Guiding Principles

Guiding Principles

How We'll Manage Our Work

Each decision we make, and each strategy we conceive, must meet certain basic tests for how we want to manage. Each of these guiding principles is necessary to ensure the long term health and survival of BTS:


  1. We must meet every congressional mandate. This provides the basis for the very existence of BTS, and reflects what the public expects of us.
  2. We must stay within the scope of our mandate. We do not formulate policy options; we support those who do. We must remain objective and unbiased in our data and information.


  1. We must focus first and foremost on safety data. Safety is the single most important strategic goal for the department, and good data are critical to managing safety programs. Where we approach new initiatives in an incremental way, safety should be our first thought for beginning or demonstrating the concept.
  2. We must cover all of transportationidentifying and filling in gaps in our collective understanding of the transportation system. And we must approach every problem through the lens of ONE DOT. BTS itself is a manifestation of this concept, and of the need for a broad view across transportation.
  3. We must stay abreast of developments in all of transportation and in those elements of statistics and information technology that are germane to the functioning of a statistical agency.


  1. We must be customer service oriented responsive to their needs, and interested in their feedback. Any other approach will put us out of touch, and we will lose relevance.
  2. We must work with data providers with mutual respect, including appropriate protections of confidentiality and concern for the burden of data collection. Without this respect, we will not have access to good quality data.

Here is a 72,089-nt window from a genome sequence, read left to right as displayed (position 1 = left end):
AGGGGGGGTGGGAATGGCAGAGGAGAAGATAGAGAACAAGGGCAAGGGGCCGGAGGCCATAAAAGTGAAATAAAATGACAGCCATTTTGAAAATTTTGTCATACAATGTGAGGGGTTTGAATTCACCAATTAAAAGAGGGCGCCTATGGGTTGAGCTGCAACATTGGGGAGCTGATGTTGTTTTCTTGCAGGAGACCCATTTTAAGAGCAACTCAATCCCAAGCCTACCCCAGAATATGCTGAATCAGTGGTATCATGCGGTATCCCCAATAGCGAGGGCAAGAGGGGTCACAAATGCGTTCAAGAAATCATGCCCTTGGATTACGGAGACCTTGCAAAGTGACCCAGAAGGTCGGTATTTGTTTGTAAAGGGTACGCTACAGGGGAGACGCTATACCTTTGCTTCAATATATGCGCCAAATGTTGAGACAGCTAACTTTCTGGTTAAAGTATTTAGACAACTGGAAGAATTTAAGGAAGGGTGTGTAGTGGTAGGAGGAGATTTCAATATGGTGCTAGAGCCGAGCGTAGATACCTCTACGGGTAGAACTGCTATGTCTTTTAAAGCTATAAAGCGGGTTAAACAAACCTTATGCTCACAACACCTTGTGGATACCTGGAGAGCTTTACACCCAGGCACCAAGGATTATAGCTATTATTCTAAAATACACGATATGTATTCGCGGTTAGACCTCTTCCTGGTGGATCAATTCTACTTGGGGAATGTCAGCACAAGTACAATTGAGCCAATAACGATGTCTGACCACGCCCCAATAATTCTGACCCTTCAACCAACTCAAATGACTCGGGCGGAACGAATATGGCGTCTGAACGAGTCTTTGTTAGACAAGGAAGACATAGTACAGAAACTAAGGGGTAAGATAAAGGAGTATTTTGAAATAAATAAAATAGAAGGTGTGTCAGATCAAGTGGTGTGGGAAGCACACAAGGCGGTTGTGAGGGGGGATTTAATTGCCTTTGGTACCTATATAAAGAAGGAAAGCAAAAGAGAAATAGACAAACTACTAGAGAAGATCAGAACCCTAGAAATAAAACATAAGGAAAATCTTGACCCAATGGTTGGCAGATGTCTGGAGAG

3. We must work cooperatively with all collectors and users of transportation data in the private and public sectors in order to enhance understanding of the entire system without danger of duplicating effort. The burden of reaching out rests with BTS.
  4. We must continually nourish and sustain our staffour key asset. Their intellectual capital is critical to our capabilities, and their personal and professional development are important long term investments to be measured on a performance basis. If we ignore this, we cannot maintain our performance, or retain the respect of our peers.


  1. We must continually search for more efficient ways to do our work to automate, streamline or discontinue processes where possible, and design low maintenance systems. The taxpayer expects us to spend every dollar wisely, and every efficiency permits greater opportunity for increasing our effectiveness.
  2. We must move quickly and take risks. We operate in a high technology environment, and a complex policy environment. We will quickly lose relevance if we cannot keep pace.
  3. We must always do our work with grace and humilityvirtues unto themselves. We must also acknowledge that many of the best ideas are outside BTS and rely on others to help us achieve our mission.